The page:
- Copies of overheads in large print or electronic format may be useful, and should be provided in advance of the lecture in which they are to be used to enable the student timely access to the information they contain in a suitable format.
- Some students may seek permission to tape lectures, and this should be granted if this is the most appropriate method of accessing information presented in class.
- Provide the student with an individual orientation.
- Careful planning of fieldwork may be necessary.
- Discuss with the student, perhaps also the Disability Services Officer, any possible problems they or you envisage, and ways to overcome them, particularly in relation to health and safety issues.
- Pairing the student with a sighted classmate or laboratory assistant may be useful.
- Assistive technology may be available.
- Course materials will need to be in an appropriate format.
- CD-ROMS will require a voice synthesiser.
- Use of email as a means of providing written information is strongly encouraged.
As with all modes of study, suitability of course design will depend on the individual student's needs, and where possible and appropriate, the curriculum should be modified to accommodate such needs.
Alternative assessment strategies for students with vision disabilities
- Discussion of assessment strategies with the student and Disability Services Officer should take place early in the semester. One student with vision disability may work best with screen reading software, while another with a similar level of vision disability may work best with audio taped or enlarged material. Other issues such as the length of time the student has had the disability, the type and nature of high or low-tech equipment at their disposal and their level of competency in tasks such as word processing may affect their preferences for certain work methods.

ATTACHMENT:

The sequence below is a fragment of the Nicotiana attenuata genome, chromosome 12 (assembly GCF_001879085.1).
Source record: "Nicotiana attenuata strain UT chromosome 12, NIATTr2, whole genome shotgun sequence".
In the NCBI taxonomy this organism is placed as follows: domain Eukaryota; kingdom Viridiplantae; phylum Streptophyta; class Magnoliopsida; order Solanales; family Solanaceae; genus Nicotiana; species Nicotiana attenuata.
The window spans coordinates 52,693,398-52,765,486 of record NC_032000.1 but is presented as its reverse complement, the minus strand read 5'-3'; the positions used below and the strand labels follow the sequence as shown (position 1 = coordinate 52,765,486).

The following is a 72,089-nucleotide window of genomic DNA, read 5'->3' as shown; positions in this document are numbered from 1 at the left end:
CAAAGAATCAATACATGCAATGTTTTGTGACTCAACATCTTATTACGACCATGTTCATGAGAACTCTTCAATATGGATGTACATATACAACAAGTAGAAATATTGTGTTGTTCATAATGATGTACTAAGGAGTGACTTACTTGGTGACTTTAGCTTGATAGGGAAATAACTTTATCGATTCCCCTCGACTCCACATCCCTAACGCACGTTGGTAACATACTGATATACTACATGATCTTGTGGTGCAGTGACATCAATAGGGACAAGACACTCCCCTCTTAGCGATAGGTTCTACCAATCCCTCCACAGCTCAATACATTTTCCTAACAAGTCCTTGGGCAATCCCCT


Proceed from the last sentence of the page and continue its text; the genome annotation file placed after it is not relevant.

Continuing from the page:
- Reading large print or using screen reading software takes longer than reading a standard typed page. Listening to a tape, or dictating an answer, also takes longer than writing answers in longhand. Additional time for completion of tasks is therefore frequently necessary.
- Appropriate supports and arrangements will need to be made well in advance to ensure necessary facilities are available and to allow the student to practise using them prior to any examination.
- Be prepared to negotiate early with the student about their individual needs. Discuss whether the usual assignments will present any problems, due to the student's disability, and adapt assignment tasks where required.
- Getting information from the library and having it produced in a suitable format may take time making it necessary for staff to be flexible with assignment deadlines.